2. The “normal” pressure result means no need for surgery but, maybe exploratory pain management treatment, as he suggested.  This option doesn’t sit well with me either because that would mean I see a Neurologist and my experience with them, over the last couple of years, has led me down the antidepressant path – And, it’s one I’m not interested in.

So why do I feel conflicted?

Well, it’s disappointing, to say the least, because I don’t feel like I’m any closer to figuring out what caused my symptoms.  What gets me wondering, aside from the pressure readings, is:

  • What if time really is of the essence when trying to figure out if there’s high pressure?  The time it took to do the actual Monitoring was almost a month after I felt unwell.  I suspect it’s very possible that things settled down during the time, leading up to the actual surgery.
  • Also, when you’re in the hospital hooked up to the monitor, it’s just not the same as when you’re at home or work going about your normal daily activities.
  • Then there’s the possibility of ETV closure happening slowly over time, gradually if you like.  I say this simply because it’s not the first instance, there’s been a few and, I know it won’t be the last.

The only thing I know for sure is, I did not imagine any of the symptoms I had a few weeks back.  They were real but at the time, when it mattered most, no one did anything to find out why.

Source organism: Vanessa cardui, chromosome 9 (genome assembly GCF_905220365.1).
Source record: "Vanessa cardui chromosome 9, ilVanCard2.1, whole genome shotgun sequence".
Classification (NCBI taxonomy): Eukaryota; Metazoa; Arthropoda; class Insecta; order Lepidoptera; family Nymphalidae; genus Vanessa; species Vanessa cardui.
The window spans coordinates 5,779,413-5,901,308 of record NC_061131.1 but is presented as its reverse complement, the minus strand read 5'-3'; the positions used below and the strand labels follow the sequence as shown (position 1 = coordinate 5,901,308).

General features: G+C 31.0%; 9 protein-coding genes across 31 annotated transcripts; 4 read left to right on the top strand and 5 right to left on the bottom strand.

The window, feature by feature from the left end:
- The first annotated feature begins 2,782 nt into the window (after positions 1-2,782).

What strikes me most about these experiences, which are not unique to me, is that these doctors literally expect us to be puking our guts out, unable to converse like a normal person or even as far as being comatose before they will react.

I’m staying in my corner, supporting myself and saying “Yes, right now you have every right to go “Oh shite! What now?… Just don’t give up”.

I don’t have that answer right now and I’m literally back at square one.  Feeling anxious and scrambling for clarity and a way forward…I am NOT insane and I’m NOT making any of this crap up, I have better things to do with my time. Hydrocephalus sucks and right now, it feels like it’ll always have the upper hand but, I refuse to lose.

Fighting to be heard just got a little harder in this lonely arsed corner of the world but, I’ll be damned if it’s the final straw.  Maybe I’ll consider the medical marijuana suggestion, jokingly made by one of my colleagues today and, just increase the dose as I go.